“Notably, APT41 deployed a new variant of the KEYPLUG backdoor on Linux servers at multiple victims, a malware sub-family we now track as KEYPLUG.LINUX. KEYPLUG is a modular backdoor written in C++ that supports multiple network protocols for command and control (C2) traffic including HTTP, TCP, KCP over UDP, and WSS.”
APT41 “heavily” used the Windows version of the KEYPLUG backdoor at state government victims between June 2021 and December 2021, researchers said. “Thus, the deployment of a ported version of the backdoor closely following the state government campaign was significant.”
After exploiting Log4Shell, the hackers continued to use deserialization payloads to issue ping commands to domains, researchers said: one of APT41’s favorite techniques, which it used to go after government victims months prior.
After the group got access to a targeted environment, “APT41 performed host and network reconnaissance before deploying KEYPLUG.LINUX to establish a foothold in the environment,” Mandiant said. The cybersecurity firm gave sample commands, shown below, which were used to deploy KEYPLUG.LINUX.
A Swarm of Attacks
In one incident wherein Mandiant researchers spotted APT41 using SQL injection vulnerability in a proprietary web application to gain access, the attempt was quickly corralled. But two weeks later, the actor came back to compromise the network by exploiting the USAHerds zero day.
The hackers were coming after state agencies in rapid-fire, repeat attacks, they said. “In two other instances, Mandiant began an investigation at one state agency only to find that APT41 had also compromised a separate, unrelated agency in the same state,” according to Mandiant.
The APT was nimble, rapidly shifting to use publicly disclosed vulnerabilities to gain initial access into target networks, while also maintaining existing operations, according to the report.
The critical Log4J RCE vulnerability is a case in point: Within hours of the Dec. 10 advisory, APT41 began picking it apart. The attackers exploited Log4J to later compromise “at least two U.S. state governments as well as their more traditional targets in the insurance and telecommunications industries,” Mandiant said.
A Taste for States
Then, late last month, APT41 circled back to re-compromis two previous U.S. state government victims. “Our ongoing investigations show the activity closely aligns with APT41’s May-December 2021 activity, representing a continuation of their campaign into 2022 and demonstrating their unceasing desire to access state government networks,” according to the researchers.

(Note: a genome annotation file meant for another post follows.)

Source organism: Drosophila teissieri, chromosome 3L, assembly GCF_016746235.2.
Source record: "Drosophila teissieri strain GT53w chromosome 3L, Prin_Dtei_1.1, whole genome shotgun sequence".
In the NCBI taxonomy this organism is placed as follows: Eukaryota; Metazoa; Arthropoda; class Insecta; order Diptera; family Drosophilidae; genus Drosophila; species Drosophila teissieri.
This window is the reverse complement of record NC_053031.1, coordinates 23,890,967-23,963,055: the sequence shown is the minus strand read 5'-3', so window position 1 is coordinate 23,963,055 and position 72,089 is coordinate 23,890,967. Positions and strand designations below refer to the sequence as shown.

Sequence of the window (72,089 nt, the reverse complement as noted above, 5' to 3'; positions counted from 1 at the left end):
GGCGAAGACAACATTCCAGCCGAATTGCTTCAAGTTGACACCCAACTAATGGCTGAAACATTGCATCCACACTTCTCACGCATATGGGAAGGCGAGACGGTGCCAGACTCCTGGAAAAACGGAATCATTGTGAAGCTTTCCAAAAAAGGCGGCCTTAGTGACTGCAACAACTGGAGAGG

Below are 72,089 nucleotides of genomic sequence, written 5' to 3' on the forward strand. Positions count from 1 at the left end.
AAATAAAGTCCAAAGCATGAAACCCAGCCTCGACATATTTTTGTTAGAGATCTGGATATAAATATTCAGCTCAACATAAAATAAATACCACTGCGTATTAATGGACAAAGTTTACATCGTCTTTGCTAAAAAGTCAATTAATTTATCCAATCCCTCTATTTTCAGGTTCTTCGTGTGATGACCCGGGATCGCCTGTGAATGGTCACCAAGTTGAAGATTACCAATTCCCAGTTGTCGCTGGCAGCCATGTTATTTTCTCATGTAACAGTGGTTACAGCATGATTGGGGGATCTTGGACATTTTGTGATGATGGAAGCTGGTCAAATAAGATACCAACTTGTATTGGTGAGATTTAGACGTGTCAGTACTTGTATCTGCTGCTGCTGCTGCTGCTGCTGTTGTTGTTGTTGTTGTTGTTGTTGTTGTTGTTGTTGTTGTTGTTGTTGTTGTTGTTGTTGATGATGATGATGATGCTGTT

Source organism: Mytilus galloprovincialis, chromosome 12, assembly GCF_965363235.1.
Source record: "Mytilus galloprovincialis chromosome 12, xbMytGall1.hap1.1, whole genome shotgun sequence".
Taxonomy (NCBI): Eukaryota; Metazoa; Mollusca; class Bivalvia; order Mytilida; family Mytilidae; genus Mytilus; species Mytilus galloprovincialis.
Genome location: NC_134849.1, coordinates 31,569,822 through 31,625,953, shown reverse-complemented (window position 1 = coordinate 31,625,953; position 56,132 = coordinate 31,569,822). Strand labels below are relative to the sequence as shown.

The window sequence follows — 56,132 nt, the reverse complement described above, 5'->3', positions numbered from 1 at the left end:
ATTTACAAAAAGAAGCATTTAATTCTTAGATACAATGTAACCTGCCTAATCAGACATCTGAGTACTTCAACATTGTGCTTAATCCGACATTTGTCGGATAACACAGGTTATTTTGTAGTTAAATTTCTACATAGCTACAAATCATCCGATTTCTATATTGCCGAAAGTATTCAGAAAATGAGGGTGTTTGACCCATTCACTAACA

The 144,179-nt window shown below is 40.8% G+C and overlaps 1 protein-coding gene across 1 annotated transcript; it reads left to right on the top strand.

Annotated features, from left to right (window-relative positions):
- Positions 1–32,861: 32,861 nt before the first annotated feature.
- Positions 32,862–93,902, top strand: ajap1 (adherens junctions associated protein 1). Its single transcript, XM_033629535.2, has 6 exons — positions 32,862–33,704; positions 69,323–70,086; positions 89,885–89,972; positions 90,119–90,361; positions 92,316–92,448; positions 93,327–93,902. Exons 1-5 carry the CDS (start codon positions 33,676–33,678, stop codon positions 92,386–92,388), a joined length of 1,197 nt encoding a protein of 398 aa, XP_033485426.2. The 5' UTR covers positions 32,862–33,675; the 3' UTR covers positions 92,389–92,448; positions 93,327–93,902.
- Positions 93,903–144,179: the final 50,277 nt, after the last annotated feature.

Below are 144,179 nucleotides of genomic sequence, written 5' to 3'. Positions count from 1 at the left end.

Mandiant sketched out a timeline, replicated below, showing the attacks against state government networks.
APT 41 Still Quick on Its Feet
Mandiant outlined a catalog of updated tradecraft and new malware that shows that APT41 continues to be nimble, “highly adaptable” and “resourceful.”
“APT41’s recent activity against U.S. state governments consists of significant new capabilities, from new attack vectors to post-compromise tools and techniques,” researchers concluded.
“APT41 can quickly adapt their initial access techniques by re-compromising an environment through a different vector, or by rapidly operationalizing a fresh vulnerability. The group also demonstrates a willingness to retool and deploy capabilities through new attack vectors as opposed to holding onto them for future use,” the researchers said.
Exploiting Log4J in close proximity to the USAHerds campaign is a case in point: it showed that the group’s flexible when it comes to targeting U.S state governments “through both cultivated and co-opted attack vectors,” Mandiant said.
So much for the U.S. indictment of five alleged APT41 members in September 2020: a grand jury move that was as easy for the group to hop over as a flattened cow patty.
“The scope and sophistication of the crimes in these unsealed indictments is unprecedented. The alleged criminal scheme used actors in China and Malaysia to illegally hack, intrude and steal information from victims worldwide,” said Michael Sherwin, acting U.S. attorney for the District of Columbia, in a DoJ statement accompanying the Federal grand jury’s 2020 indictment. “As set forth in the charging documents, some of these criminal actors believed their association with the PRC provided them free license to hack and steal across the globe.”
Seventeen months later, that still sounds about right to Mandiant: “APT41 continues to be undeterred,” in spite of whatever the U.S. Department of Justice cares to throw in its path, researchers said.